[KS] Choson History Society Talk (Ilsoo Cho, 1/11)

Sean Han syhan0512 at gmail.com
Thu Jan 6 09:40:10 EST 2022

Dear Korean Studies members,

The Choson History Society is welcoming Ilsoo Cho (Kyoto Univ.) for a presentation with a title, 
Limits to Sinocentrism: Persistence of Nativist Discourses of Identity in Chosŏn Korea

Date: January 11, 2022 Tuesday, 4:00pm (PDT) / January 11, Tuesday, 7:00pm (EDT) / January 12, Wednesday, 9:00am (KST) / November 3, Wednesday, 00:00am (GMT)

This is a virtual Zoom event. Please register below. We look forward to seeing all of you!
https://us02web.zoom.us/meeting/register/tZ0pduGopzgrE9eRWnR9bxL3umLyE3xSgQEN  <https://us02web.zoom.us/meeting/register/tZ0pduGopzgrE9eRWnR9bxL3umLyE3xSgQEN>

Dr. Ilsoo Cho, Limits to Sinocentrism: Persistence of Nativist Discourses of Identity in Chosŏn Korea.


Over the past generation, scholars have actively brought the sweeping legacy of the Mongol empire to light. Far from being a fleeting experience, the Mongol dominance over much of eastern Eurasia fundamentally altered the political cultures of the countries it ruled. Aiming to recreate the world-empire of Chinggis and Khubilai, what historian Timothy Brook translates as the “Great State” (M. yeke ulus), the early Ming rulers sought to incorporate all existing polities into a reinvigorated Sinocentric system. The Mongol experience also fundamentally changed Korea. The Koreans no longer saw themselves occupying an independent imperial sphere of their own, as they did so before the Mongol conquest, and internalized the Sinocentric worldview and Korea’s predetermined inferior position within it. In other words, through the Mongol experience, the Korean elites started to voluntarily self-identify their country as a vassal of the empire. In this sense, Ming China and Chosŏn Korea ideologically aligned themselves in tandem in creating the post-Yuan world order.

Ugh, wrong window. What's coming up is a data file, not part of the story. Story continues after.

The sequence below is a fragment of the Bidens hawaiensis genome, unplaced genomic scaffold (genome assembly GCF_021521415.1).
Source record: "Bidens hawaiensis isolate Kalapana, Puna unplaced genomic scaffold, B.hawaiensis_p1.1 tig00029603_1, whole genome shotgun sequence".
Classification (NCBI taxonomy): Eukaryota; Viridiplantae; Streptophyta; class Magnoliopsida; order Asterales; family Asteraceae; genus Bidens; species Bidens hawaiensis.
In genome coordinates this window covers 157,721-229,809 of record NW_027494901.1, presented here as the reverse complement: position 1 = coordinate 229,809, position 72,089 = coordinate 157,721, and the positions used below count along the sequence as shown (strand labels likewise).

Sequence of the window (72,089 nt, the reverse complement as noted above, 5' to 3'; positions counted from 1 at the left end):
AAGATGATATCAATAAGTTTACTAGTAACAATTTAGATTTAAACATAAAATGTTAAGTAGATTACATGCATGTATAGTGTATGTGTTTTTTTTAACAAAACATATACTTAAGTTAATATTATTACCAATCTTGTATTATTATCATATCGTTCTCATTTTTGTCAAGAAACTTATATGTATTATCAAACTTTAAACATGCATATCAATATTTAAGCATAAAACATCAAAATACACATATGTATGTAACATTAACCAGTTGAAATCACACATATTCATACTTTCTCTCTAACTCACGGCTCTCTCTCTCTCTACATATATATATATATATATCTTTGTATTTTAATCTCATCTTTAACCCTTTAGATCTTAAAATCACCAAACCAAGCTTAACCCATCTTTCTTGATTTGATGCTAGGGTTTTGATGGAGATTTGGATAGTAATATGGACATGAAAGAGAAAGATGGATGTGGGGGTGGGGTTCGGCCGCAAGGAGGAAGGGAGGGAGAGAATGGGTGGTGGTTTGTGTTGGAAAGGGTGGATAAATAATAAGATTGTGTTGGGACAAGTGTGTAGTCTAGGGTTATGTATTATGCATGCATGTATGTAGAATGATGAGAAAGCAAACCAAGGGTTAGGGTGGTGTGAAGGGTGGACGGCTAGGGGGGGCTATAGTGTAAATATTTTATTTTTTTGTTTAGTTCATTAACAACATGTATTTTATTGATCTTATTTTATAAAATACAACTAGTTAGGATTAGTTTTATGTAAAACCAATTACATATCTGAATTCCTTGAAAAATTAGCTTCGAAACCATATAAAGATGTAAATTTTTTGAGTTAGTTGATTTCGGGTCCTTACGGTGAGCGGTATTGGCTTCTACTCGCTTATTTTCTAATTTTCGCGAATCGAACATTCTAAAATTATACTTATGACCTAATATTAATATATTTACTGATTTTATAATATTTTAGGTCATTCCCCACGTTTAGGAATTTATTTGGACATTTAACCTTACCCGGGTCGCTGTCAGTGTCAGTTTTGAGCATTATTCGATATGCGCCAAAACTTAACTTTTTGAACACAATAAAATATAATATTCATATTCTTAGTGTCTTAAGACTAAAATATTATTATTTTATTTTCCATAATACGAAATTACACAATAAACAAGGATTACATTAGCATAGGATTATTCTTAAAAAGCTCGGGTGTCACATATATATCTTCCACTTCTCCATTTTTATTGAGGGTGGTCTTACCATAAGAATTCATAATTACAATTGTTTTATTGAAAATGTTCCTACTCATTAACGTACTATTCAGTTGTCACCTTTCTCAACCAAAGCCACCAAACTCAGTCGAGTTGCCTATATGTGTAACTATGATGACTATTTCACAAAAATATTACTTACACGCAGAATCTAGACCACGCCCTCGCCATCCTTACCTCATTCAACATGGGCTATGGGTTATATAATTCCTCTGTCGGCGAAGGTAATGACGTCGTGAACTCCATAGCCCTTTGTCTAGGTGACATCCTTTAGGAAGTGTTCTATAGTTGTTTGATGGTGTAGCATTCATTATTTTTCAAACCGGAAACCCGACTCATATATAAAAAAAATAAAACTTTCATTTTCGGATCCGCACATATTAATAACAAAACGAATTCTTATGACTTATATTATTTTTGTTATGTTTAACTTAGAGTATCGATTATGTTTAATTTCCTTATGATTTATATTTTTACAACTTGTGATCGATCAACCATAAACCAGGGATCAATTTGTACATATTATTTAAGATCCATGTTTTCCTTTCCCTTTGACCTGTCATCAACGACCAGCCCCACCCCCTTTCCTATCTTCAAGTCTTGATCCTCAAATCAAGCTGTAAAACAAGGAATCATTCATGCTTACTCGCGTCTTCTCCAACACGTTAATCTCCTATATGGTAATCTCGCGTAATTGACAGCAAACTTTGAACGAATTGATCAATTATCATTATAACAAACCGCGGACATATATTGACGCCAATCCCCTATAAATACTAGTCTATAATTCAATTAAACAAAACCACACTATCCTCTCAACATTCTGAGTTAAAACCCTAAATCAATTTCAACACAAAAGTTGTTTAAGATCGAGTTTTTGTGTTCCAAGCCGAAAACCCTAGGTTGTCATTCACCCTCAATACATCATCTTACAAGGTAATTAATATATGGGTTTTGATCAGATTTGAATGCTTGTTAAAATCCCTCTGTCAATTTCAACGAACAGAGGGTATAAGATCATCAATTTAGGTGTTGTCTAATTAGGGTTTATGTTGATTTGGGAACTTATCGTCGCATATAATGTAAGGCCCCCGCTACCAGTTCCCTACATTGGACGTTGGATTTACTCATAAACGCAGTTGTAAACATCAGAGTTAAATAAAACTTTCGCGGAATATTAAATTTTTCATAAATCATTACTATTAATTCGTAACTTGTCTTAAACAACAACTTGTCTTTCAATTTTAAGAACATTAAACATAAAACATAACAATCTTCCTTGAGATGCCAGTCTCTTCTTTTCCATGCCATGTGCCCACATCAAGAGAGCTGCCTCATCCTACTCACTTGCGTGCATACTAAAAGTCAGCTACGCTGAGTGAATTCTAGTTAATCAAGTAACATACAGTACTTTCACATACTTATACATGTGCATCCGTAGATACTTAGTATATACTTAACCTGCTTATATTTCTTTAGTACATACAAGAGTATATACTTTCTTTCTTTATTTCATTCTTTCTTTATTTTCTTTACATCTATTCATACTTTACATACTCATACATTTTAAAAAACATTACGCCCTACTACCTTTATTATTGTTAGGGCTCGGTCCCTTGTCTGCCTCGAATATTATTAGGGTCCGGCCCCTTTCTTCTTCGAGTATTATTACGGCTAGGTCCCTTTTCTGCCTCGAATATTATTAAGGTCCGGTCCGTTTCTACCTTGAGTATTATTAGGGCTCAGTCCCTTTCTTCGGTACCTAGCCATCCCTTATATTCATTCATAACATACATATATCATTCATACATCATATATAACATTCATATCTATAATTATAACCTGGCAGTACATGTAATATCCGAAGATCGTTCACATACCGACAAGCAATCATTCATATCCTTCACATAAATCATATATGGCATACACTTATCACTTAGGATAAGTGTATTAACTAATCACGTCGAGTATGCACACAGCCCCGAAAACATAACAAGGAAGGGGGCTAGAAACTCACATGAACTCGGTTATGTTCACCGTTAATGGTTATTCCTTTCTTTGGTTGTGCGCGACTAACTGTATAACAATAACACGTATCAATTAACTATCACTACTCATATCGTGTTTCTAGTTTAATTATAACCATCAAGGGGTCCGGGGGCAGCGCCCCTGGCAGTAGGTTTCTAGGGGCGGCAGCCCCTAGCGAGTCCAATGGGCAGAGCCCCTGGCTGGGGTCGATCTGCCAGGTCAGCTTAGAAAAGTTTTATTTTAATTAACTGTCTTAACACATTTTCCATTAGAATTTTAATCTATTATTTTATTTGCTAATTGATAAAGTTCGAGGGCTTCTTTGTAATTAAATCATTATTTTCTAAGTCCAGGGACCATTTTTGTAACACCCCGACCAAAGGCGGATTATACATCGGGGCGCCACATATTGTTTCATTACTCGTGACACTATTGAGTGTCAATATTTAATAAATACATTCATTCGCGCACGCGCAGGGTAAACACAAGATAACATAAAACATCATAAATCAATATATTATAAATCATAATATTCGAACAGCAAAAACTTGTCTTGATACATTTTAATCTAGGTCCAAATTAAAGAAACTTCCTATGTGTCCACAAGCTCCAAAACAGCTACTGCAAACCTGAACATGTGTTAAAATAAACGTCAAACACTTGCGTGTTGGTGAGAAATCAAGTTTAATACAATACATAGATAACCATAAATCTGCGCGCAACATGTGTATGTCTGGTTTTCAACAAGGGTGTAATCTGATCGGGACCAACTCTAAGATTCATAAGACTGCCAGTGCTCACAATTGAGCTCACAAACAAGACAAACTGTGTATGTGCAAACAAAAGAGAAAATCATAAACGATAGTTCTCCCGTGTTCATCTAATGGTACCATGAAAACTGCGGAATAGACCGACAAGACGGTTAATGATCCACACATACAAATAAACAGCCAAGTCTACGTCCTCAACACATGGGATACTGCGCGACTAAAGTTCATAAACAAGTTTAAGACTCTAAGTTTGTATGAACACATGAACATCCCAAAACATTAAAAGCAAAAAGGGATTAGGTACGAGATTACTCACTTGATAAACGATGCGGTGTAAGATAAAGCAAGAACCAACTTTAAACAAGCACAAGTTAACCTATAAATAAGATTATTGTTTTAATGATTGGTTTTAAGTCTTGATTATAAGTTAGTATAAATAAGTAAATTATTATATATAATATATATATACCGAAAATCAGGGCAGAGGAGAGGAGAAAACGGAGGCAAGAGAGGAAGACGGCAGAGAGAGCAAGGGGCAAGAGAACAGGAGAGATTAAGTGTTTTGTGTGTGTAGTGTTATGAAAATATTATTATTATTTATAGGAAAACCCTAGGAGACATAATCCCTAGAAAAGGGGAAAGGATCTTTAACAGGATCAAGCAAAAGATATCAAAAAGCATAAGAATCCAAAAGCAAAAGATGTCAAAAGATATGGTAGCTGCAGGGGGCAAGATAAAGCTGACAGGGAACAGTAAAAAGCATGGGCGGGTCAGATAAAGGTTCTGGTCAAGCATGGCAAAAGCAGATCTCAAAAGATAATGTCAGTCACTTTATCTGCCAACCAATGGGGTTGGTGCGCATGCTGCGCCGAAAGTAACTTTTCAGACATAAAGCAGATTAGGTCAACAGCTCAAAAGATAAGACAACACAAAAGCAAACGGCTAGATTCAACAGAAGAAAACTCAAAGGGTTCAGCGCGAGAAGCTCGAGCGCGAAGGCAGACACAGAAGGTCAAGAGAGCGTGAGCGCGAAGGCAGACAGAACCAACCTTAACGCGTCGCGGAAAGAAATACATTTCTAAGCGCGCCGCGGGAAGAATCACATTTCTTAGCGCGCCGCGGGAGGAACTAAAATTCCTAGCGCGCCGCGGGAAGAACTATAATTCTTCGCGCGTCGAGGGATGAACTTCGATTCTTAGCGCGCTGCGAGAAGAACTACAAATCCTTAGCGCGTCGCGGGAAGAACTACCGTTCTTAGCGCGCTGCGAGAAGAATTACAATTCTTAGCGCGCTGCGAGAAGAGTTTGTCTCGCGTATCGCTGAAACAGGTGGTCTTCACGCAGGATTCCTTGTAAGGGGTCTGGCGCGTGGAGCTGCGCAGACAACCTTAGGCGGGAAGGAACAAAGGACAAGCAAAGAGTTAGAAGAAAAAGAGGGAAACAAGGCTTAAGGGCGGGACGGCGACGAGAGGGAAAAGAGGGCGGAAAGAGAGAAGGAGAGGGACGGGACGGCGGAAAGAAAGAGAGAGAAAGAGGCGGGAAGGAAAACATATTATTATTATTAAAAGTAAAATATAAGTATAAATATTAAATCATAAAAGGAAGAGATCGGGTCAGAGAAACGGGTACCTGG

There is no denying the momentous impact the Mongols had, among other things, on the histories of China and Korea and the nature of post-Yuan Sino-Korean relations. But the Korean internalization of the Sinocentric worldview did not mean that the Koreans of Chosŏn imagined or operated their country only as a vassal of the Chinese empire or forgot about the nativist identity that existed before the Mongol subjugation. This presentation aims to reveal some of the nativist discourses of identity from Koryŏ that survived into the Chosŏn period. Designed to position Korea as a historical “rival” of China, these nativist discourses sought to magnify the world-historical significance of Korea. They argued that the Korean peninsula somehow paralleled China proper as a geographical entity, and the Chosŏn people’s ancestors “defeated” the unified empires of Sui and Tang China on the battlefields. By examining such discourses of nativism in Chosŏn, this presentation argues that the Chosŏn acceptance of Sinocentrism was far from total, and a sense of Korean identity as an independent geopolitical entity survived Korea’s subservience to Beijing.

About the Presenter
Ilsoo Cho (Ph.D. Harvard University 2017) is Japan Society for the Promotion of Science Postdoctoral Fellow at Kyoto University. He works on the history of Korean foreign relations, primarily focusing on how the Korean policymakers and elites of Chosŏn responded to the Ming-Qing transition and the rise of Tokugawa Japan over the 17th century. His most recent publication is "Imperial Loyalism and Political Fissures in Early Modern Japan" (Journal of Japanese Studies, 2021).

Please find more information about the Choson History Society: https://www.chosonhistorysociety.org/ <https://www.chosonhistorysociety.org/>

Sean (Song Yeol) Han
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